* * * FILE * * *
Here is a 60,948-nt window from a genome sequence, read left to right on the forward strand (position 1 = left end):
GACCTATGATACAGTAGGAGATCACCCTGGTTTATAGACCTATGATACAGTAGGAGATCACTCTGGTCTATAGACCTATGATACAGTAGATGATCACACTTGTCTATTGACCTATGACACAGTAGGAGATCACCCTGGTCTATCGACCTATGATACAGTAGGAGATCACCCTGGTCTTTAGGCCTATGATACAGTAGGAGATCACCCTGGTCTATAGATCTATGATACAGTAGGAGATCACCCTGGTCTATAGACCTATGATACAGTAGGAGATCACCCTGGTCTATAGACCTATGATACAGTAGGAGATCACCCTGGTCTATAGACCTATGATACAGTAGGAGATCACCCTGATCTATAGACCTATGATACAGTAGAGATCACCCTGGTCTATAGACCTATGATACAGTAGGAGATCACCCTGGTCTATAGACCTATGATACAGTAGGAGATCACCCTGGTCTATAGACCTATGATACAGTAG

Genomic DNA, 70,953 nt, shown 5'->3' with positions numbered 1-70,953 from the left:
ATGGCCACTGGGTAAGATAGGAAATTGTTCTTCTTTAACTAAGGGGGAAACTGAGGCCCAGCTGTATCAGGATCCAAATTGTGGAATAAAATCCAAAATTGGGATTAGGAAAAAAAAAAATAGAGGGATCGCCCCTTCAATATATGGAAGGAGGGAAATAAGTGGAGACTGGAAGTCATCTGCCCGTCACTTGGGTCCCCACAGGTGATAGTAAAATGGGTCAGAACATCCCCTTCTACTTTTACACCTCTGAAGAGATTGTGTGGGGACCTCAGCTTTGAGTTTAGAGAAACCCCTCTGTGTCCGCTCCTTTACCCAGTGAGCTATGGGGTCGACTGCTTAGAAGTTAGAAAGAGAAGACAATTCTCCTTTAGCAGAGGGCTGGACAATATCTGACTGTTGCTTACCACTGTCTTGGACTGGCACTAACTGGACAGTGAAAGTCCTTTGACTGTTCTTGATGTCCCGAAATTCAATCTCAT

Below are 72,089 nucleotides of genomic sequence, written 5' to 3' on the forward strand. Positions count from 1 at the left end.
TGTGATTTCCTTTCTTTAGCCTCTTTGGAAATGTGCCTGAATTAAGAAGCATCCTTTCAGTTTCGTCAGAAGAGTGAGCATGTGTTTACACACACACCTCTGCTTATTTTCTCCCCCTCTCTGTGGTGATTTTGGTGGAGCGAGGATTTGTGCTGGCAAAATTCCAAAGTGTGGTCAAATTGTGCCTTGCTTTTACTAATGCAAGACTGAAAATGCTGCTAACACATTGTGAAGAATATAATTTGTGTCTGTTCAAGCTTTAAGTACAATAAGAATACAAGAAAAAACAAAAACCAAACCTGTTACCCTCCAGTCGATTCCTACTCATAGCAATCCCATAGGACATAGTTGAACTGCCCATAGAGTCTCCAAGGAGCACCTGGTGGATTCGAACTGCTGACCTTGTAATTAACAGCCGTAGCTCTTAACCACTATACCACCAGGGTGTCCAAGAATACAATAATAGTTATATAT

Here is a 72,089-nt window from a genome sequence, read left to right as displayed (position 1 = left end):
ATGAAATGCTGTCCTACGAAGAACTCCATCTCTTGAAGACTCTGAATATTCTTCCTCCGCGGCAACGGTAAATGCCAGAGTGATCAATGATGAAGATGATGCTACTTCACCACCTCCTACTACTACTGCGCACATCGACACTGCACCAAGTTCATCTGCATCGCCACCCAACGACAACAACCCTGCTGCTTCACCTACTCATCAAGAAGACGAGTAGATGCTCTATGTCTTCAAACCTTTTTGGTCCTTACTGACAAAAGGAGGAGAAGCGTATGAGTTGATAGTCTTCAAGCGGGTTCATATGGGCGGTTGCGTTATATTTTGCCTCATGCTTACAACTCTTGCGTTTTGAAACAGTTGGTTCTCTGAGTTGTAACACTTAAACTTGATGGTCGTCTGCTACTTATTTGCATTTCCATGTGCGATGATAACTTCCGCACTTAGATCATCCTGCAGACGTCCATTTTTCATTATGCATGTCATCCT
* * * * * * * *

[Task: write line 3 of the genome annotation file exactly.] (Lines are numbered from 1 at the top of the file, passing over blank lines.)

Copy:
Genomic DNA, 70,953 nt, shown 5'->3' with positions numbered 1-70,953 from the left: